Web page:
America is in a “boy who cried wolf” situation right now. We’ve grown so accustomed to comparing our presidents with tyrants, or insisting that a candidate’s ascent to power will result in calamity, that even those of us who see an actual wolf in our midst aren’t being taken seriously. The people voting for Donald Trump are well aware of our concerns but – having grown jaded to polemical hyperbole – aren’t able to recognize that the threat is real this time.
I’ve lived in Pennsylvania for 18 years and, despite the state’s frosty winter reputation, this is the first time I’ve ever witnessed a snowless December.
My personal observations aside, this has been a big month for global warming. On December 12, nearly two hundred countries signed an agreement in Paris that will help bring global warming under control. Less than two weeks later, a controversial article in an academic journal called Nature Climate Change warned that unless global warming is curbed, 72 percent of needleleaf evergreens in the Southwest will be wiped out. On a less contentious (but more apocalyptic) note, the head of the World Meteorological Society pointed out that our warming climate will thrust 1.2 billion people into ‘water scarce’ areas by 2025, mainly in Africa, the Middle East, and Asia. In an ominous foreshadowing of what may come, Arctic temperatures were the highest on record in 2015.
Published: Good Men Project (June 11, 2015)
Can a little respect make a difference? The Respectful Revolution believes it makes all the difference.
The term “respectful revolution” may sound like a contradiction, but the site is quite real indeed … and it is already making waves.
“I’ve always resented meanness and wastefulness a great deal,” explained Gerard Ungerman in an interview with The Good Men Project. “I’ve witnessed a lot of that in the military, then covering wars around the world during a decade of doc filmmaking.” As a way of countering this, Ungerman joined Stacey Wear to create Respectful Revolution, which captures short video portraits of people causing positive change from around the world.
Say what you will about the presidential candidacy of Sen. Bernie Sanders (D-Vt.), but if nothing else, it has certainly introduced some interesting ideas into America’s political debate. Considering that the most recent polls show Hillary Clinton with a nearly five-to-one lead over her nearest rival, this can only be viewed as a positive thing.
As Reddit’s favorite politician, Bernie Sanders has enormous influence on our political discourse, and his recent policies have been making huge headlines on the Internet. Here are seven ways in which our national discussion on a wide range of issues could be transformed by the Sanders campaign.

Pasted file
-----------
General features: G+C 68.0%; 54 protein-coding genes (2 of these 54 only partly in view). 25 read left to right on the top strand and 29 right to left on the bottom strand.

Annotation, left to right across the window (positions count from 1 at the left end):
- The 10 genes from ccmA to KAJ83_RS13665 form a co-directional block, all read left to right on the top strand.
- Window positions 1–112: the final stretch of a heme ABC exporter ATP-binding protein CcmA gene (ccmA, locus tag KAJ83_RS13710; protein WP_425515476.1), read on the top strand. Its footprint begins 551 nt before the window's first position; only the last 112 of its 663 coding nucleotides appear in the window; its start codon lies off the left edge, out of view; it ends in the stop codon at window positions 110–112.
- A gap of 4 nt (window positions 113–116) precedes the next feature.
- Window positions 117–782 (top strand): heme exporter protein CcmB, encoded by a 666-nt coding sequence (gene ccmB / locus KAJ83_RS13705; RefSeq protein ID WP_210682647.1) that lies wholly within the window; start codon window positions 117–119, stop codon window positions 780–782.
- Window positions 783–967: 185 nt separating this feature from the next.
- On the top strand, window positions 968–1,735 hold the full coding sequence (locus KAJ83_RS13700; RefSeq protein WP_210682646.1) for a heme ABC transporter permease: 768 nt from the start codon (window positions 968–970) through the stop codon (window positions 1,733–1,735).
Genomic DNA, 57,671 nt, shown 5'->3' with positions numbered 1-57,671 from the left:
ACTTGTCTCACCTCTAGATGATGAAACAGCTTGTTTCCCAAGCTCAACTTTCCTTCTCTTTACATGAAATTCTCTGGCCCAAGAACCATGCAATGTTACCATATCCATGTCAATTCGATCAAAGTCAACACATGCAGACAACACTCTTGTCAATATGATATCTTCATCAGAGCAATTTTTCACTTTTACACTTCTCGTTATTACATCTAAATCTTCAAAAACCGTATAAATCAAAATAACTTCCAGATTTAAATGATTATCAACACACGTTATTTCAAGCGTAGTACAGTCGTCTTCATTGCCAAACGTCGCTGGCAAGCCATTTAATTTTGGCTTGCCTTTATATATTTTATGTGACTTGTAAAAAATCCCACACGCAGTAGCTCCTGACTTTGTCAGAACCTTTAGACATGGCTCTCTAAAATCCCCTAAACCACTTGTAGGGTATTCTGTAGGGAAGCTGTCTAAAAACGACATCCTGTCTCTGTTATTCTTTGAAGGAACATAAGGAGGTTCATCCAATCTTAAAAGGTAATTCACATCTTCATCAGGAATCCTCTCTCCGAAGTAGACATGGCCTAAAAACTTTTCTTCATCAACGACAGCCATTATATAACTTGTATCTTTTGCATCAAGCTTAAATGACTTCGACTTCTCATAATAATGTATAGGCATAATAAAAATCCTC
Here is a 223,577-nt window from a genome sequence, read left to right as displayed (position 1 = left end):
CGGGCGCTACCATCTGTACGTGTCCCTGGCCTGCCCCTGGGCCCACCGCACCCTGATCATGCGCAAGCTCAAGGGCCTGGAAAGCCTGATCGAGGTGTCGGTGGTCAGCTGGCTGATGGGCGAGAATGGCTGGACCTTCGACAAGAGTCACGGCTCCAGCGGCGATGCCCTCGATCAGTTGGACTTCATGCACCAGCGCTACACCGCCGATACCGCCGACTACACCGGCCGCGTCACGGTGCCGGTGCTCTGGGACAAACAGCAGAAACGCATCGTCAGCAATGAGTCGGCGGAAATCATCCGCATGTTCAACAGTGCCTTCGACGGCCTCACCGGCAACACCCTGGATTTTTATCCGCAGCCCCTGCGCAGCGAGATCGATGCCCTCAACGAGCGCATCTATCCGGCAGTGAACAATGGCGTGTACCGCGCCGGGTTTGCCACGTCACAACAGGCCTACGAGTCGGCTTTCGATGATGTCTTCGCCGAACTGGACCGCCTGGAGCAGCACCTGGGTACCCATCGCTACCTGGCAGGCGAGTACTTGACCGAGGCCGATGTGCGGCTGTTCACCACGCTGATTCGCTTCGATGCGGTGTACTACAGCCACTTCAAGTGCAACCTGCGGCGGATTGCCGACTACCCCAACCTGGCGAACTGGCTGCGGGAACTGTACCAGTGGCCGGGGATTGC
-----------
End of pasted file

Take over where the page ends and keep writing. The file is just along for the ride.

Published: Daily Dot (May 8, 2015)
Right now, more than a billion people live without access to fresh water. When the number is expanded to include those who spend at least one month out of the year without fresh water, it comprises more than one-third of the world population. Even though water covers 71 percent of our planet’s surface, very little of it can be used by humans.
“More than 97 percent of the world’s water is too salty to drink. Another 2 percent is locked up in ice caps and glaciers,” explains National Geographic. “Less than 1 percent is left for drinking, agriculture, industry, and nature.”
Published: Good Men Project (February 5, 2015)
Matthew Rozsa reminds us that man-made global warming is a fact, and we as a species need to grow up and take responsibility.
The Paris climate summit is showing the early signs of failure. “2C is an objective,” insisted Miguel Arias Canete, the European Union’s climate chief, referencing the dangerous threshold of having the average global temperature increase by more than 2 degree Celsius by the end of the century. “If we have an ongoing process you can not say it is a failure if the mitigration commitments do not reach 2C.”
While I understand that Canete has a tough job, I politely beg to differ.
Published: MSNBC (January 11, 2015)
Listening to Rep. Louis Gohmert’s (R-TX) revanchist logic for his failed bid to oust John Boehner as speaker of the House earlier this month, you’d think the tea party wing of the Republican Party had been working with President Obama. “[We’ll] fight amnesty tooth and nail. We’ll use the powers of the purse,” Gohmert vowed in an interview with Fox News during which he repeatedly associated Boehner with Obama and House Minority Leader Nancy Pelosi. “We’ll have better oversight. We’ll fight to defund ObamaCare.”
Seventy-seven percent of the country believe in angels. Only 40 percent concede climate change is a reality
In a video that went viral this week, Bill O’Reilly has spoken, not only for himself but (generously) for the rest of America: “It’s easier to believe in a benevolent God and the baby Jesus than it is about some kind of theory about global warming. It’s just easier!”
Is he right? Roughly 73 percent of Americans believe Jesus was born of a virgin, while only 61 percent believe the Earth’s temperature has been warming. Even worse, only 40 percent of the Americans who concede that climate change is happening will admit that it’s primarily due to man-made activity.